SEOUL/TOKYO (Reuters) - Japan has decided not to take part in an international fleet review in South Korea next week after Seoul effectively asked Tokyo not to fly its “Rising Sun” flag on a warship, Japan’s defense minister said on Friday, the latest spat between the two sides.
Japan’s relations with both South and North Korea have long been strained by lingering resentment over its 1910-45 colonization of Korea, territorial rows and the issue of Korean girls and women forced to work in Japan’s wartime brothels.
Japan’s decision comes after South Korea this week asked participating countries not to fly flags at the bow or at the stern of their vessels, Defence Minister Takeshi Iwaya told reporters.
“When it comes to the Maritime Self-Defence Force ensign, domestic laws and regulations stipulate that it must be hoisted at the stern,” Iwaya said. “Regrettably, we have reached a decision that we cannot help forgoing the participation.”
Many people in both Koreas see the red-and-white flag as a symbol of Japan’s past military aggression and its colonization.
“The ‘Rising Sun’ flag is a war-crime flag that the 20th-century Japanese imperialists used when executing their barbaric invasions into our nation and other Asian nations,” North Korea’s state-controlled Uriminjokkiri website said.
“Planning to enter flying the ‘Rising Sun’ flag is an unbearable insult and ridicule to our people.”
In South Korea, articles about the controversy are among the most widely read on social media, with the president’s office receiving 250 petitions for the Japanese ship to be barred.
On Friday, the South Korean Navy said Japanese naval ships flew the ensign when they participated in fleet reviews in 1998 and 2008, but it had asked all ships at this year’s event to display national flags and the South Korean flag.
The “Rising Sun” ensign, used by the Japanese Imperial Navy in campaigns around Asia and the Pacific before and during World War Two, was adopted by the Maritime Self-Defence Force in 1954.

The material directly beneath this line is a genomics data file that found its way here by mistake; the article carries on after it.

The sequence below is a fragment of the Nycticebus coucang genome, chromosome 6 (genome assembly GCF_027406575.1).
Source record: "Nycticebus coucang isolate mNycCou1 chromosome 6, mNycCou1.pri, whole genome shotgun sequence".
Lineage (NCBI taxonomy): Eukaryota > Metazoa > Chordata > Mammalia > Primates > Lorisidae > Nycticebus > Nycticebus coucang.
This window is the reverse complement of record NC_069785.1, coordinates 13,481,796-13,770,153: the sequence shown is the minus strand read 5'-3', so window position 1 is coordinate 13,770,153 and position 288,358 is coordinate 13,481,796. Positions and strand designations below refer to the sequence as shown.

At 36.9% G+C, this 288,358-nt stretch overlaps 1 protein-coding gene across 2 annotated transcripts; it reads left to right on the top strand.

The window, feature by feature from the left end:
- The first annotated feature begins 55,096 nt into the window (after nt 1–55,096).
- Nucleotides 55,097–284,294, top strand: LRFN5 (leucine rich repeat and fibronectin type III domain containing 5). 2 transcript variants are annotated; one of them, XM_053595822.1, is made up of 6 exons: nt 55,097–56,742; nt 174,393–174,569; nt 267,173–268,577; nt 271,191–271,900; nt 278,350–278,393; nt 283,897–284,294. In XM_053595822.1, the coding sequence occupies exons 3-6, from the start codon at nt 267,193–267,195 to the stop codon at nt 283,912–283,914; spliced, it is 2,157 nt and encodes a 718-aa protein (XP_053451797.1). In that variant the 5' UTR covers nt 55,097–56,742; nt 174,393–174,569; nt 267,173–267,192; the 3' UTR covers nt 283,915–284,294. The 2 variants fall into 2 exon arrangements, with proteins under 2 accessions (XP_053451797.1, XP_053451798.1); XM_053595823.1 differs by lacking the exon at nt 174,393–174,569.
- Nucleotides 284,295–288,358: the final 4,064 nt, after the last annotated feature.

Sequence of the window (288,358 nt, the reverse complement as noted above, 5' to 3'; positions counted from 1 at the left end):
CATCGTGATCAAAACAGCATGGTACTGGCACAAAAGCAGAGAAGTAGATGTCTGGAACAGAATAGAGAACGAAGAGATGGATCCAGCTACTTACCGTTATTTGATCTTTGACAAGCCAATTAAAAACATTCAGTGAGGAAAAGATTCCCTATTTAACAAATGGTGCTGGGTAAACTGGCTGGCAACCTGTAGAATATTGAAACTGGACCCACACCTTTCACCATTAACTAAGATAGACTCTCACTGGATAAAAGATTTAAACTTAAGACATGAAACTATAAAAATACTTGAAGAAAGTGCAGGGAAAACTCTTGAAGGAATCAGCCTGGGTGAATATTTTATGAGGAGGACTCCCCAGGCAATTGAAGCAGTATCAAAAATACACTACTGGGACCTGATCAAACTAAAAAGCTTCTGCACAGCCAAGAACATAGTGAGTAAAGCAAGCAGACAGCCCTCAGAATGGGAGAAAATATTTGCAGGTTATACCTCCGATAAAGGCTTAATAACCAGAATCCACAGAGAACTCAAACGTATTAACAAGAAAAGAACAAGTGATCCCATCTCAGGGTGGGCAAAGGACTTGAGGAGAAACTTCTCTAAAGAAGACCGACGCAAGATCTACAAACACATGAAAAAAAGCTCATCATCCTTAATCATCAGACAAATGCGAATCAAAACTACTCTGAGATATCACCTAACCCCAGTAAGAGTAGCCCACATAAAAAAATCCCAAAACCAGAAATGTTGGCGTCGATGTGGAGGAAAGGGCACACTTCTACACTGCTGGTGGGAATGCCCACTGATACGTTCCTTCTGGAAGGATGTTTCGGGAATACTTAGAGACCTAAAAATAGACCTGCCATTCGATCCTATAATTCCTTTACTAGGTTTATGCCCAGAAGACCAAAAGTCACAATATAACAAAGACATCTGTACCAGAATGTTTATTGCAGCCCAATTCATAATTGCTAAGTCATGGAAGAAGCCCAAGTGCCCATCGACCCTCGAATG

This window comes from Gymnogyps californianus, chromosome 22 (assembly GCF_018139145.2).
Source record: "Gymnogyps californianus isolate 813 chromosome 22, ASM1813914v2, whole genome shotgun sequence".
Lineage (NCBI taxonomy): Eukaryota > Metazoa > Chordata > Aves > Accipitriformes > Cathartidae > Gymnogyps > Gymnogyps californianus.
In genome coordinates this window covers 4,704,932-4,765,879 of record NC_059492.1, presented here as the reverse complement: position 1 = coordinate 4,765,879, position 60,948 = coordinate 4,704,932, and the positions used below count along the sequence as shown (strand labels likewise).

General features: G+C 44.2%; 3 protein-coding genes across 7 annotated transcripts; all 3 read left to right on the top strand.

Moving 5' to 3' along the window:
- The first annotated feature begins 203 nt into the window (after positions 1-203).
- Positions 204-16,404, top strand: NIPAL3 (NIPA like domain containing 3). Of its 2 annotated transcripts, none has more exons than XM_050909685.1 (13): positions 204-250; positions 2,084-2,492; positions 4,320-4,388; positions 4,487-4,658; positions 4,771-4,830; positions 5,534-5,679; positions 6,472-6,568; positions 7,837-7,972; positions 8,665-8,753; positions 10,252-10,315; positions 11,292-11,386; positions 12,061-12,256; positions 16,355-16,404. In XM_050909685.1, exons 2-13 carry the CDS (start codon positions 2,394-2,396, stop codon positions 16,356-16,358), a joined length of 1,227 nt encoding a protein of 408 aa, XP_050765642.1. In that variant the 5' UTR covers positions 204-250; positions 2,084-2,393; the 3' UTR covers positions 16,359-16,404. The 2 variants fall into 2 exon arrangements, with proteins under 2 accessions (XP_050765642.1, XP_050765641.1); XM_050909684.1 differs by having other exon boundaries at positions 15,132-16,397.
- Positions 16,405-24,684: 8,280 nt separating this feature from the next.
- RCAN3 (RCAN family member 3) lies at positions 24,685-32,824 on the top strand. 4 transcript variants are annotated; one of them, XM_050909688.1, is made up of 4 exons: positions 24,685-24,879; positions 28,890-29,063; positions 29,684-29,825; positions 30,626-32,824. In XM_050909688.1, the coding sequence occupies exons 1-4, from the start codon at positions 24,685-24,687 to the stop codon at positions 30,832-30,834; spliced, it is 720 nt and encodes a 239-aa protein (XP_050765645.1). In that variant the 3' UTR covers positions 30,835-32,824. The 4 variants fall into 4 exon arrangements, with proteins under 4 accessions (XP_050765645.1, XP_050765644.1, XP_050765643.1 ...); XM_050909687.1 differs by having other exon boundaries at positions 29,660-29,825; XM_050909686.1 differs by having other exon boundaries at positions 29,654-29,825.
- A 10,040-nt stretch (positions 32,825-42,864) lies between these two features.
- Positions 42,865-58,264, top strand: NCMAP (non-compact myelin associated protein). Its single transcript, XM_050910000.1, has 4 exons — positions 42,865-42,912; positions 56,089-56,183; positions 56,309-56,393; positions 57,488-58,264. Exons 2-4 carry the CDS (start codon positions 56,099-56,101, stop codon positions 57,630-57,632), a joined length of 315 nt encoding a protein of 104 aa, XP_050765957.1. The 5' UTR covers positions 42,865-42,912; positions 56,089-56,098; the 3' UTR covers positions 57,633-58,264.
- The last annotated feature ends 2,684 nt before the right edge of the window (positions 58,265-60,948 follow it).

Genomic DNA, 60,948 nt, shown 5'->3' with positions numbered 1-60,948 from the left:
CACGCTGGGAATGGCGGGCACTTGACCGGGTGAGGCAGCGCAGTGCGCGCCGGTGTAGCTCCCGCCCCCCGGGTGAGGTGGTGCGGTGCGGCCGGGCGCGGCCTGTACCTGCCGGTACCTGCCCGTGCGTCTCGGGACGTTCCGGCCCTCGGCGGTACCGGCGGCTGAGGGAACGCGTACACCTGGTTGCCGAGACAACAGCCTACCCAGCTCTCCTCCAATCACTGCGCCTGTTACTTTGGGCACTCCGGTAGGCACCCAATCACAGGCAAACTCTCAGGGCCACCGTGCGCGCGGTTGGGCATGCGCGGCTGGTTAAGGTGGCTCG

Variations of the flag are used by the Ground Self-Defence Force and on the fatigues of some Japanese sailors, but some South Koreans liken it to Nazi symbols such as the swastika.
Prior to Iwaya’s comment, Japan’s top-ranking uniformed officer had signaled he was putting his foot down on the issue.
“Hoisting of the Maritime Self-Defence Force ensign is required by law,” Katsutoshi Kawano, the chief of staff of the Self Defence Forces, told reporters on Thursday.
“Members take pride in the ensign, and we will never go there with the flag unhoisted.”
South Korea’s foreign ministry had “conveyed our stance that the Japanese side should fully consider the Rising Sun flag’s emotional connotation to our people,” Foreign Minister Kang Kyung-wha said.
Japan was a key player in U.S.-led efforts to isolate and punish North Korea over its nuclear weapons and ballistic missiles.
Ties between the United States and North Korea have warmed since a summit in Singapore in June. U.S. Secretary of State Mike Pompeo said on Wednesday he was optimistic a visit to Pyongyang this weekend would bring progress toward North Korea’s denuclearization.
Japan and South Korea often trade barbs over disputed islands known as Takeshima in Japan and Dokdo in Korea.
Announcing Japan’s decision not to participate in the fleet review, Iwaya said that defense cooperation between Tokyo and Seoul remains extremely important.
Additional reporting by Tim Kelly in TOKYO; Additional writing by Linda Sieg in Tokyo; Editing by Nick Macfie